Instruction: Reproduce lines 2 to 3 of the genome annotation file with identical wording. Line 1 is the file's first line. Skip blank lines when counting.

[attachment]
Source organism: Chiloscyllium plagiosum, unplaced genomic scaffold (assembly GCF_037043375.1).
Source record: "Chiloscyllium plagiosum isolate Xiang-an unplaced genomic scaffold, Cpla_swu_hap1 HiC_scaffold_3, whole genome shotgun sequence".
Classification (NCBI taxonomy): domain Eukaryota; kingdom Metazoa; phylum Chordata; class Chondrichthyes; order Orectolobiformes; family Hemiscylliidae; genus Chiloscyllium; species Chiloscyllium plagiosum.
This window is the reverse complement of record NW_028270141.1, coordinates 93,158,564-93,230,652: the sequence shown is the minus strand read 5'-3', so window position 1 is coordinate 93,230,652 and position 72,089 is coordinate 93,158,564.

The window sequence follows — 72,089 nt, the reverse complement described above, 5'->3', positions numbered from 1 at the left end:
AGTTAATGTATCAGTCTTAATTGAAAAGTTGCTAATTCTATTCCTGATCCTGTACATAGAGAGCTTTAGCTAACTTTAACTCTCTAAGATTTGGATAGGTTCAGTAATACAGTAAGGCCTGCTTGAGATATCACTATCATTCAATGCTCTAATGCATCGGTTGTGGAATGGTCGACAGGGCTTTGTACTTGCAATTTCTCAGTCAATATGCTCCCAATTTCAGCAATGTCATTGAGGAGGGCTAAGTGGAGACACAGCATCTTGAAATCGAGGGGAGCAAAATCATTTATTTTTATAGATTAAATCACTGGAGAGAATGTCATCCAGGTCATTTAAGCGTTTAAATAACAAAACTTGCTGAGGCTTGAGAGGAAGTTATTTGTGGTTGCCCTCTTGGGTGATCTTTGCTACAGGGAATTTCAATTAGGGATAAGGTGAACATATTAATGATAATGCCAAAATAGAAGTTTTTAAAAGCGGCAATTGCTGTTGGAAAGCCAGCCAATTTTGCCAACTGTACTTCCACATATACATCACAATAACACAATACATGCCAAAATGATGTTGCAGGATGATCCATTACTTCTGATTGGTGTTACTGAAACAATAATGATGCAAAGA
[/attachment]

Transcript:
Source record: "Chiloscyllium plagiosum isolate Xiang-an unplaced genomic scaffold, Cpla_swu_hap1 HiC_scaffold_3, whole genome shotgun sequence".
Classification (NCBI taxonomy): domain Eukaryota; kingdom Metazoa; phylum Chordata; class Chondrichthyes; order Orectolobiformes; family Hemiscylliidae; genus Chiloscyllium; species Chiloscyllium plagiosum.